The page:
Relationships – Honouring what is True

I met Serge Benhayon when I was 23. I had been in a relationship with a man that I deeply loved for about three years. Over those three years I noticed that I had closed off from many of my friends, starting with my male friends (to avoid my boyfriend getting jealous). When he drank it was common for him to be abusive and rough with me. Just over a year into our relationship my partner violently beat me up. He was so intoxicated he was calling me someone else’s name. He was shocked, ashamed and regretful of what he had done. After signing up for AA and anger management he told me he would do whatever it took to be with me. He came from a tough background, very different to mine. I had grown up being told I had the potential to be and do anything… he never had this so I gave him another chance. I wanted to show him that someone trusted that he could change. There was no way I was going to get angry, shut him out and blame him like everyone else. I knew my family and friends were trying to protect me by telling me not to do this, but all I could feel was how everyone had closed off and that they judged my partner.

When I first told Serge Benhayon about the relationship I was in, the abuse – and the way people around me had changed after it happened – he just listened to me, with an open heart. As I continued talking I could feel he wasn’t judging me or my partner. He then asked me a simple question, “Do you want to stay with…?” In that moment I felt so safe and held with love and support that I shared with Serge something I had dared not to share with others. I answered “no” (and cried and cried and cried). I could feel this was the most loving thing for us both, as the way we were with each other had to stop. I then shared with Serge how much I loved this man and felt an obligation to be loyal and stay with him. Serge replied, “Being loyal does not mean putting up with abuse”. This is true. Immediately I could feel how along the way I had misconstrued what it meant to be loyal.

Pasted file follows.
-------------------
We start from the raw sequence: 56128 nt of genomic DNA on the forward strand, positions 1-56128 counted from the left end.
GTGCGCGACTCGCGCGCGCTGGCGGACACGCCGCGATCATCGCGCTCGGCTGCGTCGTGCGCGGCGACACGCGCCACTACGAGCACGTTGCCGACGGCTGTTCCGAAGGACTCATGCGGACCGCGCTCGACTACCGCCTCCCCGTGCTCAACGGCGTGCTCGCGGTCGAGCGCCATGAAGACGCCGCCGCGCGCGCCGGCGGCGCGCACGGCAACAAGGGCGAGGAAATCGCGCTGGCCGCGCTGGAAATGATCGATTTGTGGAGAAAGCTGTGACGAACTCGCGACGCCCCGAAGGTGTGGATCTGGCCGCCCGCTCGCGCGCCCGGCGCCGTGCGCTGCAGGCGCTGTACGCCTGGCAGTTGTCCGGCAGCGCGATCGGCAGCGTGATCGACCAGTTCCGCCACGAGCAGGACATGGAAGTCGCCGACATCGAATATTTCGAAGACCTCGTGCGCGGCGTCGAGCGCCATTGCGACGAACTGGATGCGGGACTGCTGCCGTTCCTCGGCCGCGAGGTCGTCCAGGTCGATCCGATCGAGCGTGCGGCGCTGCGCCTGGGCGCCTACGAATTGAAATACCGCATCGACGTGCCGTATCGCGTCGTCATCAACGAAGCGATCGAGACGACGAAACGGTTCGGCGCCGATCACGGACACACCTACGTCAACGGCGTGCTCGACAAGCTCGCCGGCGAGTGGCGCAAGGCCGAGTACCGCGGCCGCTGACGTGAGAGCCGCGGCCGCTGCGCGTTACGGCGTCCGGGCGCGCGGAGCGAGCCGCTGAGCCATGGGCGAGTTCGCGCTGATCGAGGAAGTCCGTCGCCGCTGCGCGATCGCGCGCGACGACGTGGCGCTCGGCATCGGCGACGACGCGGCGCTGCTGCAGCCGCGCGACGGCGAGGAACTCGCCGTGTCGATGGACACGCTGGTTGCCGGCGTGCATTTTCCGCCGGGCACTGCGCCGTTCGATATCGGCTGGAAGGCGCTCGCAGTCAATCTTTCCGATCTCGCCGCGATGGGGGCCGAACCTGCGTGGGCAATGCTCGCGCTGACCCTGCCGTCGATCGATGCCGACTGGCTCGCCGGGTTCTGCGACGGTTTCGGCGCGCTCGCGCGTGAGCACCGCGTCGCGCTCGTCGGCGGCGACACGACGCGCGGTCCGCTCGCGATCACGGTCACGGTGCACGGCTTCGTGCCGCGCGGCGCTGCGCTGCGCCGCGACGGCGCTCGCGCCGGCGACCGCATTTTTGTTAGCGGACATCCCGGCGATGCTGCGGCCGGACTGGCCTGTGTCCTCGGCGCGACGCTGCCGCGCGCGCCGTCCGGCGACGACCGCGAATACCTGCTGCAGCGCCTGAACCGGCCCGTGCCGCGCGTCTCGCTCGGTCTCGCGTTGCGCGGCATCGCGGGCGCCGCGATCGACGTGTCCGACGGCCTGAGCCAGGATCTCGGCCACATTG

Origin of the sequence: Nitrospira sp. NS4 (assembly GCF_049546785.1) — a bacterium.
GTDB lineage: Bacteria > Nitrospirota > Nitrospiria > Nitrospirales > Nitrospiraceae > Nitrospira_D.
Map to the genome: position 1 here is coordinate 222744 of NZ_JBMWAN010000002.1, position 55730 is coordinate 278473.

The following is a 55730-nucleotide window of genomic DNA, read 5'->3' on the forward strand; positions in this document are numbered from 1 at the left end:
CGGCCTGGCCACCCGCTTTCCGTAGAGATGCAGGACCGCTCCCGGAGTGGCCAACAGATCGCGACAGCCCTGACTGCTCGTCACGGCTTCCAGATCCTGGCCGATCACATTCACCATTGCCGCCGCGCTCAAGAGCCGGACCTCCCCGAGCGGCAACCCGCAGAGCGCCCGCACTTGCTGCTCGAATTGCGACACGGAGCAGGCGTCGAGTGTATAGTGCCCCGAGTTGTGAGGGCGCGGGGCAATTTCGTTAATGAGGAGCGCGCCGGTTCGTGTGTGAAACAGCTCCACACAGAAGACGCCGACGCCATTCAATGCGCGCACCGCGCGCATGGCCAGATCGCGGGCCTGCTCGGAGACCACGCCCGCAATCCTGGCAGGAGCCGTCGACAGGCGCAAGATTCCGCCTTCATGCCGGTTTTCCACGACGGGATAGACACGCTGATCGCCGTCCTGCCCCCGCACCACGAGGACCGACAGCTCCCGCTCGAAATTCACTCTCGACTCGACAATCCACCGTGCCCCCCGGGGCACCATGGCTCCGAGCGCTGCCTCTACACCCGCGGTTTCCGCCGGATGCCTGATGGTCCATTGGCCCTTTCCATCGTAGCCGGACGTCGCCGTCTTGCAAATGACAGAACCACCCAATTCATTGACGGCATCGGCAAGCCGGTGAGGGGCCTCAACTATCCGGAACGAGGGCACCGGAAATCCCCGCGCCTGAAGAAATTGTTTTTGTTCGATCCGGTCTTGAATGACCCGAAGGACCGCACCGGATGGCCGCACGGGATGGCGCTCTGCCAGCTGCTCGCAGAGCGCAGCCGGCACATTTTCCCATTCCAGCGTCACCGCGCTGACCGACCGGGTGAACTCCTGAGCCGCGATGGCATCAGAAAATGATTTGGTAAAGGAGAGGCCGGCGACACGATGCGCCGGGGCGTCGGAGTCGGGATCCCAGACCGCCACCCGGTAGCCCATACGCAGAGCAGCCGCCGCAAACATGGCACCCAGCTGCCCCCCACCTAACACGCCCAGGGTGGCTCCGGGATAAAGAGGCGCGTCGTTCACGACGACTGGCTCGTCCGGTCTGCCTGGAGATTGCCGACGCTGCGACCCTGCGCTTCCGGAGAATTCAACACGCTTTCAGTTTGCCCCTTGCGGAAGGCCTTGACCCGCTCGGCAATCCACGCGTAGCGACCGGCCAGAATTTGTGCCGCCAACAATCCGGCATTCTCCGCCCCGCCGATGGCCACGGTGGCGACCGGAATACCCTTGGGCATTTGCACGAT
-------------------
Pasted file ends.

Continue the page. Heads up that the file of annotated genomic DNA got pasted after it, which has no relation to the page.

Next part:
After that session I stayed in the relationship for about another year, and things got worse. There was cheating, lies, miscarriages, break-ups, make-ups… it was really messy. I couldn’t believe the situation I found myself in. It was complete chaos. I was getting jealous of him! I was miserable and felt guilty whenever I upset him.

It took a while to cut the ties. When I left he wanted me back and was willing to change for me, but not for himself. I knew if he made changes for me they wouldn’t last, so I kept saying no, reminding him of the toxic cycles we allowed ourselves to be in when we were together. It was very challenging to keep saying no to someone I love. I learnt a lot about myself in this time. 

I have no doubt my session with Serge contributed to this change in my life. Just to be clear, Serge never told me to leave my partner, he just asked me if I wanted to stay in the relationship, and said being loyal doesn’t mean putting up with abuse. I learnt how powerful we can be by just listening to someone without judging their choices. I could feel Serge wasn’t judging me or my partner, yet he didn’t hold back from stating the truth about the abuse not being ‘OK’. At the time I felt this was exactly what I needed to hear. I was willing to listen and feel what was true. 

It was after my session with Serge Benhayon, that I slowly discovered I could love my partner and say no to the abuse… so that is what I did.

Five years later, my ex-partner would now be the first person to say that our breaking up was the best thing that ever happened to both of us. He has even thanked me for having had the courage to end it – that’s pretty amazing!

by Abby

197 thoughts on “Relationships – Honouring what is True

  1. There is so much in what you are sharing here Abby. When we are honest with ourself we know where we are standing and can unravel any situation we are in.

  2. It’s so significant to know we can still love someone but say ‘No’ to the abuse and even walk away. This is also loving for the abuser because if we keep allowing the abuse we aren’t truly caring for that person either, we are in our own way teaching them that abuse is ok and part of loving someone is accepting that, instead of the truth to ask them to either return to being respectful and loving or to walk away.